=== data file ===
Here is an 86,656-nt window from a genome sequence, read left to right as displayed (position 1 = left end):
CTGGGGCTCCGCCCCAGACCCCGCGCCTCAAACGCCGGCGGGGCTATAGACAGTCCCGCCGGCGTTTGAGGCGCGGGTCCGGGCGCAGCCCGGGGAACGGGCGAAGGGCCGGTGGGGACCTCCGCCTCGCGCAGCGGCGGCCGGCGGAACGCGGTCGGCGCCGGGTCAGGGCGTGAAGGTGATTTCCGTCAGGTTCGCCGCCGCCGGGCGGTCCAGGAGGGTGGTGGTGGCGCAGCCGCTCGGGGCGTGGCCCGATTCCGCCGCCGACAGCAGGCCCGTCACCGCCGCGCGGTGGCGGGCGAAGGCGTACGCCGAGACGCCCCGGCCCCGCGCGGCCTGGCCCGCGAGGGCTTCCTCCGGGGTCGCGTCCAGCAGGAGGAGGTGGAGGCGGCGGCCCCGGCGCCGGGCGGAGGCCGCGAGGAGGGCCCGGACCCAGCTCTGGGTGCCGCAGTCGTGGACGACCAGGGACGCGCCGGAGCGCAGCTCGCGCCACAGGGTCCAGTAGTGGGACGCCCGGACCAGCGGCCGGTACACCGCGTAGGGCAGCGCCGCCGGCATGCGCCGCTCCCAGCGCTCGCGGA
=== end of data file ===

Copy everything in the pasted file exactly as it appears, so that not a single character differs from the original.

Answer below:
Here is an 86,656-nt window from a genome sequence, read left to right as displayed (position 1 = left end):
CTGGGGCTCCGCCCCAGACCCCGCGCCTCAAACGCCGGCGGGGCTATAGACAGTCCCGCCGGCGTTTGAGGCGCGGGTCCGGGCGCAGCCCGGGGAACGGGCGAAGGGCCGGTGGGGACCTCCGCCTCGCGCAGCGGCGGCCGGCGGAACGCGGTCGGCGCCGGGTCAGGGCGTGAAGGTGATTTCCGTCAGGTTCGCCGCCGCCGGGCGGTCCAGGAGGGTGGTGGTGGCGCAGCCGCTCGGGGCGTGGCCCGATTCCGCCGCCGACAGCAGGCCCGTCACCGCCGCGCGGTGGCGGGCGAAGGCGTACGCCGAGACGCCCCGGCCCCGCGCGGCCTGGCCCGCGAGGGCTTCCTCCGGGGTCGCGTCCAGCAGGAGGAGGTGGAGGCGGCGGCCCCGGCGCCGGGCGGAGGCCGCGAGGAGGGCCCGGACCCAGCTCTGGGTGCCGCAGTCGTGGACGACCAGGGACGCGCCGGAGCGCAGCTCGCGCCACAGGGTCCAGTAGTGGGACGCCCGGACCAGCGGCCGGTACACCGCGTAGGGCAGCGCCGCCGGCATGCGCCGCTCCCAGCGCTCGCGGA